ISLAMABAD: (DNA) – With the change of guards in Finance Ministry, Pakistan even if joins IMF programme, it will not work, as the programme will somewhere in the middle be suspended because of hard terms and conditions.The new economic manager of the country, Dr Hafeez Sheikh needs to prepare Plan-B to turn around the Pakistan economy, which is in tatters, a well-known economist and Dean of Special Sciences and Humanities in the NUST and Member of Economic Advisory Council Dr Ashfaque Hasan Khan told.
This time the DNA of IMF, Dr Khan argued, is quite different as it is under tremendous pressure of the US, India and some other nations which want to know the minute details of all Chinese projects within and outside CPEC including defence related ones.
Dr Khan said he is quite perturbed and wants to know the reason of sacking of Asad Umar as finance minister fearing if he has given non-economic commitments to IMF during his US visit such as access to sensitive information about the projects within and outside CPEC and if this is the case, it is very alarming development.
Dr Khan also alarmed new guard of Finance Ministry, saying he will be critical in his writings as he was in the period from 2010 to 2013 when Dr Shaikh was Finance Minister in PPP era. He also warned Dr Shaikh of any compromise on national security while dealing with IMF saying it will be very detrimental to Pakistan’s economy as well as security of the country.
He reckoned with saying that the Indo-Pacific alliance also stands together to counter the growing influence of China in the world and they have stepped up the pressure on Pakistan through FATF (Financial Action Task Force) and IMF to abandon CPEC and take stern actions against ‘terrorist outfits’, so under this scenario, IMF programme will be quite tough and that is why he had been opposing to join IMF programme from the very outset. ‘In the wake of stern conditions Pakistan will not be able to continue the programme and it will turn into one tranche country, he feared.
Throwing light on the possible Plan-B, he suggested Dr Shaikh to adopt the aggressive import compression policy to bring down the import of the country by $7-8 billion and this is the remedy to overcome serious balance of payment issue. He argued saying that WTO also allows to contract imports when a country is facing serious balance of payment issue. Dr Khan said that the government should focus on increasing the exports of the country.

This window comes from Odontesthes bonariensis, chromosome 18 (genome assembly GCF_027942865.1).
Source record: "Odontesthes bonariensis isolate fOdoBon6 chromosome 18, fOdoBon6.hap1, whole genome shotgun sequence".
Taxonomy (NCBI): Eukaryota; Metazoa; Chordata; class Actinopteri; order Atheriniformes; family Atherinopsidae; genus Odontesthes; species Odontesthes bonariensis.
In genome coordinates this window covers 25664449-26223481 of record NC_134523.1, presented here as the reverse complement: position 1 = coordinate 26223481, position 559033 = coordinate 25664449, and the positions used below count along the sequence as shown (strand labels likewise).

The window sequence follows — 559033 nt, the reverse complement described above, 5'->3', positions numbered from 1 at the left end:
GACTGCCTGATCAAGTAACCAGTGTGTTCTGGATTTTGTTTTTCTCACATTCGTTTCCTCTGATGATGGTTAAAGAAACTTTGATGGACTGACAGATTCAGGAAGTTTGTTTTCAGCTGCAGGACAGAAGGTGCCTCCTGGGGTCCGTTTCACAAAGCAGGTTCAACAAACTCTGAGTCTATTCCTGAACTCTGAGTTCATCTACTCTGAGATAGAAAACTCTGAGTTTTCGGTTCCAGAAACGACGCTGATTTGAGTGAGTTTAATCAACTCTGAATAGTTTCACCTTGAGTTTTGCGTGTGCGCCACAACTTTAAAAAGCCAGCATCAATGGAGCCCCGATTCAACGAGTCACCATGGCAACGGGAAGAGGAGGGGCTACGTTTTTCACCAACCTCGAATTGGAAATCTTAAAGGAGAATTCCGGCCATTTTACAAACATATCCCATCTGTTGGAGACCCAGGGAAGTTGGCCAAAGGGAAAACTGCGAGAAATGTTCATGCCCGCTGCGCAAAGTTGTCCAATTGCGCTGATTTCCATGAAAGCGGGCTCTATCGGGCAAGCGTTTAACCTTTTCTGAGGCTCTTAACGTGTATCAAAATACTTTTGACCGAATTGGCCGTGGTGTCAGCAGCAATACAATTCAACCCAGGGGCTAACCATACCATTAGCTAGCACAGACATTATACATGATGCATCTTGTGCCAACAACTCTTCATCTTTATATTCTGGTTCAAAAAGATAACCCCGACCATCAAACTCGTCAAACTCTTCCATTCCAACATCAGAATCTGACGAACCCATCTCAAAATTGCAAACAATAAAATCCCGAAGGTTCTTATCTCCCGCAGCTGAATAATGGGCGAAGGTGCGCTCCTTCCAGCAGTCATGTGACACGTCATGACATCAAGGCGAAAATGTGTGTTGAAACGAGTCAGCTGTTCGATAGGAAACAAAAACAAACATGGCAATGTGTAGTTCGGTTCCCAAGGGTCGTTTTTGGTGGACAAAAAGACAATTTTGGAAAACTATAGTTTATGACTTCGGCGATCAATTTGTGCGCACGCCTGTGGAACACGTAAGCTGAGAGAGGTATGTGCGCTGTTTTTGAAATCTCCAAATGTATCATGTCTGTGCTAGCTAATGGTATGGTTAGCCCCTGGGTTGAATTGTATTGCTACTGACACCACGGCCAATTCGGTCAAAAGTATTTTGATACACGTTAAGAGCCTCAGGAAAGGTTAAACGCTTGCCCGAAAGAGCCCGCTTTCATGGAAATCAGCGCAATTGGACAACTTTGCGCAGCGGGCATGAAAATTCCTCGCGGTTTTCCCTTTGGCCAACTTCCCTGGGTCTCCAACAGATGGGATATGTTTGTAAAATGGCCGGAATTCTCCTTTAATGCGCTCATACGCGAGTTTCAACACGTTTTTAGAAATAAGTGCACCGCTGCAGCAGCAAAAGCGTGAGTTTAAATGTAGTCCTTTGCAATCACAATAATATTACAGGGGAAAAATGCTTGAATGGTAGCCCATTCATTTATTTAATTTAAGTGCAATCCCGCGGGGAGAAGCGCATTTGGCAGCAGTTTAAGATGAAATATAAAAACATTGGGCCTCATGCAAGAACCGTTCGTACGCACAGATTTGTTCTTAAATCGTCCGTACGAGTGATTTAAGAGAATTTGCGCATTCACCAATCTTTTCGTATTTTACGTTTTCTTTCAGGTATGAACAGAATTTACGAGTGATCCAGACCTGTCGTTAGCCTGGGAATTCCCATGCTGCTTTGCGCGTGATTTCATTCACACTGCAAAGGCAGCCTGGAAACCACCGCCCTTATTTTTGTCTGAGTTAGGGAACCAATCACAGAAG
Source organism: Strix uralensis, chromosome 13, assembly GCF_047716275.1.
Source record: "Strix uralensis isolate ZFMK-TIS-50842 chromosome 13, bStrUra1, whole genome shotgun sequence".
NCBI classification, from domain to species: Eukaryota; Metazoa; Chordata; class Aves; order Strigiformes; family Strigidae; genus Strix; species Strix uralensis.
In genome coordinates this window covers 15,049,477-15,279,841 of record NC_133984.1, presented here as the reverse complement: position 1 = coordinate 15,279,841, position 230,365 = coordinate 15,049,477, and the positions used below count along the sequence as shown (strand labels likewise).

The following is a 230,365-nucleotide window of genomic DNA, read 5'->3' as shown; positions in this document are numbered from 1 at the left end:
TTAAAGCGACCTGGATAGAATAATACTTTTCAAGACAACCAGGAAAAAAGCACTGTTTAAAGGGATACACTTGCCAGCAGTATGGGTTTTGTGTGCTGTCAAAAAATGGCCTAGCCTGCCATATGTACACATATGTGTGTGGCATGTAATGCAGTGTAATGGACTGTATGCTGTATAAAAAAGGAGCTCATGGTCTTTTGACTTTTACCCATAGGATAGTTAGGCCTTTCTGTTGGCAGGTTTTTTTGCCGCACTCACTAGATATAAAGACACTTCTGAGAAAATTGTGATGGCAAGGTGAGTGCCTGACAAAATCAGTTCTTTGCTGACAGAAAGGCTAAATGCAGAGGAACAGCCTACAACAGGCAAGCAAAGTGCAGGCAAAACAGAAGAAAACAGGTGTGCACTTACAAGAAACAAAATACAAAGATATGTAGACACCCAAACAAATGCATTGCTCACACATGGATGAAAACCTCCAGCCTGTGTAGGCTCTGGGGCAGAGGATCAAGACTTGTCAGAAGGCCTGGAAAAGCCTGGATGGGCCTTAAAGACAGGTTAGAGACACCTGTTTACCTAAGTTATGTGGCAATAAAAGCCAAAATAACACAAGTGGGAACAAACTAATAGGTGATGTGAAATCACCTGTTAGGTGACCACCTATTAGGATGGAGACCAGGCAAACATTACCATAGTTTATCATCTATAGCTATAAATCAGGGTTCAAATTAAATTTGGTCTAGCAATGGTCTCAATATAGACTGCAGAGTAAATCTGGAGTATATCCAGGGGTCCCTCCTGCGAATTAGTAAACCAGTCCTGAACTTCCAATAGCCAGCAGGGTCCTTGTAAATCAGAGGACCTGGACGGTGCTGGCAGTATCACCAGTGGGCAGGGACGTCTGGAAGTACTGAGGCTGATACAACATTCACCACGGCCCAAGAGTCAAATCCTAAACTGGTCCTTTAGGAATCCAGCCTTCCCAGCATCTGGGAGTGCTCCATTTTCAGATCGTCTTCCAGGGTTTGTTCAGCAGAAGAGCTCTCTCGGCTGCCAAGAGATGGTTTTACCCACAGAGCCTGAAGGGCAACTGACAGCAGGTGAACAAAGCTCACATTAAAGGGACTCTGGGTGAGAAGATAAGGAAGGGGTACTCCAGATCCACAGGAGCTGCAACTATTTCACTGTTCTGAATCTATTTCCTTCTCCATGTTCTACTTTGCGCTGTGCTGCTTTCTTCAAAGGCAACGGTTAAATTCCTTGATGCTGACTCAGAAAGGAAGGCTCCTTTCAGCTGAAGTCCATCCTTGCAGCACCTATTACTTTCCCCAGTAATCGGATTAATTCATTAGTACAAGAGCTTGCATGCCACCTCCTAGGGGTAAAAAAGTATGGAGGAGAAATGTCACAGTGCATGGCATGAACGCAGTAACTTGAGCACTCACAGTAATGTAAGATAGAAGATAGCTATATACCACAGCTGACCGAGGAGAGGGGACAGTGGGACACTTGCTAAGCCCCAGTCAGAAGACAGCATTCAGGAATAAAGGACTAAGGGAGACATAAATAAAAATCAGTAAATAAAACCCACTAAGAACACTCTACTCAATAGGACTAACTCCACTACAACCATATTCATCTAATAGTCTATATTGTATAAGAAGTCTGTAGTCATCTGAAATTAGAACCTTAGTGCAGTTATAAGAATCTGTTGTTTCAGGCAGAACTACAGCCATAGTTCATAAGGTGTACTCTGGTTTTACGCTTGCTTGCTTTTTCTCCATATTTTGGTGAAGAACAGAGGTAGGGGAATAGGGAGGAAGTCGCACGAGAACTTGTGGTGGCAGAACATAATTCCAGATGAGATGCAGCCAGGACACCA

And to stimulate the stagnant economic activities of the country, he also asked the government to come out of the trap of filer and no-filer issue and let the people do business.
He said in the presence of the surplus electricity, the government should avoid selling the electricity on higher rates, rather it should make available electricity at affordable prices to all kind of industry.
‘This will not only help reduce the burden if capacity charges and also help stimulate the economy.’ Dr Khan said that once Pakistan gets in the IMF programme, the country will have to comply with Fund’s instructions for three years and in that stipulated time, the government will never be able to make New Pakistan Housing Scheme successful for provision of 5,00,000 houses and creation of 10 million jobs.
Mr Khan also suggested Dr Hafeez Shaikh not to let US dollar further appreciate and not increase discount rate, otherwise at further raise in discount rate no one borrow the loans from commercial banks at 15-16 percent interest rate which will result in halting all the economic activities in the country.
He said more increase in discount rate will increase the borrowing cost for the private sector. ‘Since the private sector does not borrow loans, so Pakistan’s economic activity will come to a standstill.’ With the increase in dollar value, the cost of Pakistan’s 60 percent raw material import, which is used for industrial production has increased manifold.
He said the government had depreciated the Pak rupee value by over 36 percent with an aim to increase exports but unfortunately, these had decreased by 11 percent. This, he said, can happen in a country where the imported materials stand at 25 percent.